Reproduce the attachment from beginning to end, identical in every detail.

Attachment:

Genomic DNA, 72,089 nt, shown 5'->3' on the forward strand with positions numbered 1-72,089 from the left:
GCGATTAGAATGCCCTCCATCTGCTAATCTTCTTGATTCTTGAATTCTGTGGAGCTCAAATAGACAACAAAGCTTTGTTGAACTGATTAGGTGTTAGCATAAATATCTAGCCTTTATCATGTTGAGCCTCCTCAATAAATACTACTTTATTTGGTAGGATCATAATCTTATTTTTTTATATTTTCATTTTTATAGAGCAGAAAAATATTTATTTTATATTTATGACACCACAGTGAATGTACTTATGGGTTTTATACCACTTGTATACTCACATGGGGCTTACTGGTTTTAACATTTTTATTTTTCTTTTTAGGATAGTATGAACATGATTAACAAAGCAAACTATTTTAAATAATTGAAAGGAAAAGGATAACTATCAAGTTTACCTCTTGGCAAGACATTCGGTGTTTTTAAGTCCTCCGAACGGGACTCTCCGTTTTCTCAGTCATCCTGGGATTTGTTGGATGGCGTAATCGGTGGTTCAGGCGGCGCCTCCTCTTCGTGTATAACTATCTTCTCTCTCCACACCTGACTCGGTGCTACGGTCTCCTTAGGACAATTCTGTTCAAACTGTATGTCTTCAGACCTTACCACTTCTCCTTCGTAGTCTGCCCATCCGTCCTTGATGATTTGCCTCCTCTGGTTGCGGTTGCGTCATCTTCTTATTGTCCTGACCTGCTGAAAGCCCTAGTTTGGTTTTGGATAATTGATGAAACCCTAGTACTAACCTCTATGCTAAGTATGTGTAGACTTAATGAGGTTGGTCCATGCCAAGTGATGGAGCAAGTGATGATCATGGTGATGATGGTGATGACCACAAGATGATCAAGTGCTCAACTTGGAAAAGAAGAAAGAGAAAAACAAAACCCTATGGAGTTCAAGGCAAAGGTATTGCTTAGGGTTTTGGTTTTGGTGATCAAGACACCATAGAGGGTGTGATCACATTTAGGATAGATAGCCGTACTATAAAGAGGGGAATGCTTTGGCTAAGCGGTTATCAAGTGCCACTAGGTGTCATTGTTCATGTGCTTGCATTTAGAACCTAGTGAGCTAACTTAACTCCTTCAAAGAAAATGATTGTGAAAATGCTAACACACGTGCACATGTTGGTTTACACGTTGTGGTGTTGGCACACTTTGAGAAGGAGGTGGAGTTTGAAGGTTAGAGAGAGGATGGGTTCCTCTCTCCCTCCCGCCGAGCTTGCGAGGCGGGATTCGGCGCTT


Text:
Genomic DNA, 72,089 nt, shown 5'->3' on the forward strand with positions numbered 1-72,089 from the left:
GCGATTAGAATGCCCTCCATCTGCTAATCTTCTTGATTCTTGAATTCTGTGGAGCTCAAATAGACAACAAAGCTTTGTTGAACTGATTAGGTGTTAGCATAAATATCTAGCCTTTATCATGTTGAGCCTCCTCAATAAATACTACTTTATTTGGTAGGATCATAATCTTATTTTTTTATATTTTCATTTTTATAGAGCAGAAAAATATTTATTTTATATTTATGACACCACAGTGAATGTACTTATGGGTTTTATACCACTTGTATACTCACATGGGGCTTACTGGTTTTAACATTTTTATTTTTCTTTTTAGGATAGTATGAACATGATTAACAAAGCAAACTATTTTAAATAATTGAAAGGAAAAGGATAACTATCAAGTTTACCTCTTGGCAAGACATTCGGTGTTTTTAAGTCCTCCGAACGGGACTCTCCGTTTTCTCAGTCATCCTGGGATTTGTTGGATGGCGTAATCGGTGGTTCAGGCGGCGCCTCCTCTTCGTGTATAACTATCTTCTCTCTCCACACCTGACTCGGTGCTACGGTCTCCTTAGGACAATTCTGTTCAAACTGTATGTCTTCAGACCTTACCACTTCTCCTTCGTAGTCTGCCCATCCGTCCTTGATGATTTGCCTCCTCTGGTTGCGGTTGCGTCATCTTCTTATTGTCCTGACCTGCTGAAAGCCCTAGTTTGGTTTTGGATAATTGATGAAACCCTAGTACTAACCTCTATGCTAAGTATGTGTAGACTTAATGAGGTTGGTCCATGCCAAGTGATGGAGCAAGTGATGATCATGGTGATGATGGTGATGACCACAAGATGATCAAGTGCTCAACTTGGAAAAGAAGAAAGAGAAAAACAAAACCCTATGGAGTTCAAGGCAAAGGTATTGCTTAGGGTTTTGGTTTTGGTGATCAAGACACCATAGAGGGTGTGATCACATTTAGGATAGATAGCCGTACTATAAAGAGGGGAATGCTTTGGCTAAGCGGTTATCAAGTGCCACTAGGTGTCATTGTTCATGTGCTTGCATTTAGAACCTAGTGAGCTAACTTAACTCCTTCAAAGAAAATGATTGTGAAAATGCTAACACACGTGCACATGTTGGTTTACACGTTGTGGTGTTGGCACACTTTGAGAAGGAGGTGGAGTTTGAAGGTTAGAGAGAGGATGGGTTCCTCTCTCCCTCCCGCCGAGCTTGCGAGGCGGGATTCGGCGCTT